AL: Do you have a tub of alcohol right there onstage?
Sean: We will do Jaegermeister shots all during the set. That is our liquor
AL: Are there actual members of Sean Na Na?
Sean: It’s a rotating lineup. It’s a five-member lineup. We have two guit
ars, bass, keyboards, and drums.
AL: Did you pick up where the last Sean Na Na record left off?
Sean: Yes. I had to sit down and to re-learn how to play guitar. I had to
learn how to write songs on guitar again. Once I got the first song done the rest
fell into place. It wasn’t too much of a shock.
AL: What was it like working with Greg Dulli?
Sean: He’s awesome. We were having fun. It was casual. He came in for a day.
I didn’t know him from before. He is not like any stories that you heard. He
was lending a helping hand.
AL: Was it like acting with Deniro?
Sean: I guess so. We were hanging around and driving around for a while by
AL: Was Greg Dulli impressed with the fact that you know a bunch of Hollywood
bigwigs and can get into all the clubs?
Sean: I don’t know how to respond to that.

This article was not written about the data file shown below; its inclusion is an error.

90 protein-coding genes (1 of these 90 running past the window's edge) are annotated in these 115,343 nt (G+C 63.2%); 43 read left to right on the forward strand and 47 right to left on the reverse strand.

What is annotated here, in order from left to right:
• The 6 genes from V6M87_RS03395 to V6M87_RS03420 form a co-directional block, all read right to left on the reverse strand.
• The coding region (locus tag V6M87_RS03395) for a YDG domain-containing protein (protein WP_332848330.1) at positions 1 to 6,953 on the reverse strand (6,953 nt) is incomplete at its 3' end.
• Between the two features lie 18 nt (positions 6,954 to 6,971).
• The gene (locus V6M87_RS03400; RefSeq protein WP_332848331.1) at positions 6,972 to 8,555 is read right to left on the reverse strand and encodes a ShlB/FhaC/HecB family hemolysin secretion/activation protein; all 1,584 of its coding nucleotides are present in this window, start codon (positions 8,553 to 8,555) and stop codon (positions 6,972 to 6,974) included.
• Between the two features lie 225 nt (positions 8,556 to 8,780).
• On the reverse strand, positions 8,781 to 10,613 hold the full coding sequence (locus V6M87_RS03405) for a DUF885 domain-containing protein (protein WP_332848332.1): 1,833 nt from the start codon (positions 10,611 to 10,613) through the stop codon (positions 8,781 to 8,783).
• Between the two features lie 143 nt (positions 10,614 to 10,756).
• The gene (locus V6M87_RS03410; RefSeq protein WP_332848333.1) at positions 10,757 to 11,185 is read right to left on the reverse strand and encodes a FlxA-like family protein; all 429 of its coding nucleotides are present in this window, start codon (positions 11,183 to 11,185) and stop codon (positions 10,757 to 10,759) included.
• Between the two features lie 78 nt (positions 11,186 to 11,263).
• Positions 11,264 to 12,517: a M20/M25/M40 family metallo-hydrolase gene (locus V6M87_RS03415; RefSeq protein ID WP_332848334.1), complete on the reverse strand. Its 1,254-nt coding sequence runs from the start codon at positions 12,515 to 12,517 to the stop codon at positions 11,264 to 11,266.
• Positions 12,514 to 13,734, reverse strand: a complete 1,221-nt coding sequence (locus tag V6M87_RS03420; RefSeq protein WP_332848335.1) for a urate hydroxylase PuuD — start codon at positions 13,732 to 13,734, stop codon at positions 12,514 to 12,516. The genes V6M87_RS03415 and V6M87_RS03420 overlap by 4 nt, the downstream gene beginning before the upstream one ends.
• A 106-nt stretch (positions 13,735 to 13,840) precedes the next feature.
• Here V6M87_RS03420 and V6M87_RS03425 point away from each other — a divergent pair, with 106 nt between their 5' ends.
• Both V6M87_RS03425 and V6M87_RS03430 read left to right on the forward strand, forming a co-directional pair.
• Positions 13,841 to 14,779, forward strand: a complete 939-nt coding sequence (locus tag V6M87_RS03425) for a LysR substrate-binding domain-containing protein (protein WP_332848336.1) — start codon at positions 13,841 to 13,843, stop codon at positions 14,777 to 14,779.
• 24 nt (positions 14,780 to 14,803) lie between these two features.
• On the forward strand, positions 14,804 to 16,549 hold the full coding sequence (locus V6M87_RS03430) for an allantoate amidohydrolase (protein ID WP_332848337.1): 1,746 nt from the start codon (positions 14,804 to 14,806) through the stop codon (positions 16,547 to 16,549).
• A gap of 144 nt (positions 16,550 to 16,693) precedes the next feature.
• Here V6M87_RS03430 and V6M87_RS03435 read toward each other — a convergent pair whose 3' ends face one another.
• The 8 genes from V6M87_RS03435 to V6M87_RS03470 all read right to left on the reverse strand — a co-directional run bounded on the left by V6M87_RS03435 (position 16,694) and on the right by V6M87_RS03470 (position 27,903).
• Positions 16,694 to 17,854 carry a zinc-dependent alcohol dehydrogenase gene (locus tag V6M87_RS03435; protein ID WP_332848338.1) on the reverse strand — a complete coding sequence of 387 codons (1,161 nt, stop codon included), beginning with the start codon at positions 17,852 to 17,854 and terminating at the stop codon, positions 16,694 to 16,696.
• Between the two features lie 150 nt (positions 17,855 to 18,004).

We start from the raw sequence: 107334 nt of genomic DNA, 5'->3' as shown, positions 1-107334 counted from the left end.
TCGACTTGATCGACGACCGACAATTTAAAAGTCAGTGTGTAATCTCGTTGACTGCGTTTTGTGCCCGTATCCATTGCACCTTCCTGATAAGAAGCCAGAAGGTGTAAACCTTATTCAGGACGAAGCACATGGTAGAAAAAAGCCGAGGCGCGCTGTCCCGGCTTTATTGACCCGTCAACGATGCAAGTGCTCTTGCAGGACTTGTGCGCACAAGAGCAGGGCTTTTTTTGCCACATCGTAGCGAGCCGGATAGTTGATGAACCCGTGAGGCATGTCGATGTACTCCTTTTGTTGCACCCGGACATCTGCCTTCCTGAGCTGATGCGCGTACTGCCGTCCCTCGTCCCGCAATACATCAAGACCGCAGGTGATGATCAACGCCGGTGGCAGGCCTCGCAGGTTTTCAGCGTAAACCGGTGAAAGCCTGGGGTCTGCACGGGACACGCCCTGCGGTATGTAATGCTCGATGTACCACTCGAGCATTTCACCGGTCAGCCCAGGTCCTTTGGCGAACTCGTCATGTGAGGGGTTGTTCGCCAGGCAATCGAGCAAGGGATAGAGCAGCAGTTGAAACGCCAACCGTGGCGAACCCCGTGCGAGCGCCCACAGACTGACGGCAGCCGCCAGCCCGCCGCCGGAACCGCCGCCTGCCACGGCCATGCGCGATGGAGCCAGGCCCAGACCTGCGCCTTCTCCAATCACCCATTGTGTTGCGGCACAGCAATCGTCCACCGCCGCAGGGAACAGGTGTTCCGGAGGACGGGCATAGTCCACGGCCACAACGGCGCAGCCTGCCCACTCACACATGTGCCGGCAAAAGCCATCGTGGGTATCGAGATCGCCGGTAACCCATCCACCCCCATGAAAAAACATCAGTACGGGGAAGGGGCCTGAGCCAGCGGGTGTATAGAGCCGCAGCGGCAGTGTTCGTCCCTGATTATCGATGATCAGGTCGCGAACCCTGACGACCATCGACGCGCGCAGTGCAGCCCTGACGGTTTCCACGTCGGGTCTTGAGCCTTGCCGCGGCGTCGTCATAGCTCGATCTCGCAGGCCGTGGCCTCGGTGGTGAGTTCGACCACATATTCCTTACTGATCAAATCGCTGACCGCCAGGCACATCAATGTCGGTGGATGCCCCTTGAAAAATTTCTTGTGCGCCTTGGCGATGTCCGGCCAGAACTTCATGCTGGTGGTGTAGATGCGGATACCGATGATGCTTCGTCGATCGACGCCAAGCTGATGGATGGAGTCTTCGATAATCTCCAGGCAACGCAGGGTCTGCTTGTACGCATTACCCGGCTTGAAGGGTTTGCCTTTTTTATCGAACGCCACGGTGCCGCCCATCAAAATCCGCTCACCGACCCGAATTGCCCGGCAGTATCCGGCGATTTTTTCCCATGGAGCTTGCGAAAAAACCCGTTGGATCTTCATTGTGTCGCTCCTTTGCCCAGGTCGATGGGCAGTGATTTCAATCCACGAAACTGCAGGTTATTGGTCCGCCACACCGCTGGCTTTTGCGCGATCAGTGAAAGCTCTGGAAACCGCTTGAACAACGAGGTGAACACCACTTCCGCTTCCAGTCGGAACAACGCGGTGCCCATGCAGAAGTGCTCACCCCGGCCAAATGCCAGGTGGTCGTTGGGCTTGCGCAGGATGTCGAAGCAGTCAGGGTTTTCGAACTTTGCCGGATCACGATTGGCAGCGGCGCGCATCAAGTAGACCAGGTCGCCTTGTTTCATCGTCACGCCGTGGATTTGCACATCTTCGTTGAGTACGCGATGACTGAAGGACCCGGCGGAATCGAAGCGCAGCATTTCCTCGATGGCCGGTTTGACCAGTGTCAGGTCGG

AL: Did you credit everyone that played on this record? Did Jack White or
Karen O play on this record under a pseudonym?
Sean: Not this time.
AL: How did you go about recording these songs?
Sean: I did a demo of everything myself. I wrote everything on the record. I
went to Austin and did a bunch of stuff with Ben Webster. We did all the bass
and drums, and guitars there. When I got back to LA, I had Jeremy and Tony
play on some stuff. Patrick Costello and Maria Taylor did their stuff. Then I
recorded some in Portland. It was mixed in New York.
AL: Is it hard to be in the Midwest and be a band?
Sean: I think it was easy for us to be a band from the Midwest. It might not
be easy anymore.
AL: What are the songs about on this album?
Sean: Whatever came to mind. I didn’t feel like I had any issues to tackle.
AL: Are the songs about your life? Are they a snapshot of the past year or
whenever you wrote them?
Sean: A little bit. These are straight up honest songs. There is no theme
that goes through the album.
AL: What is the song “The Hunter” about?
Sean: It is about hard living and not getting tied down.
AL: Should we legalize marijuana and prostitution?
Sean: I am not sure if I am saying that in the songs. But that would make
living easier for me. I couldn't care less if it is legalized. You have to write
about what you know.
AL: You have spent much time in Amsterdam?
AL: Are you touring soon? People want to hear these songs!
Sean: Yeah. We are going out with the Cribs. We are going to do the west
coast and the Midwest in July. We will take a break and then do the south. We want
to play everywhere a few times with this album. We are just not playing to
play. We want them all to be awesome shows.
AL: Are you going to play old Sean Na Na songs?
AL: What about if someone yells out for some Har Mar Superstar songs?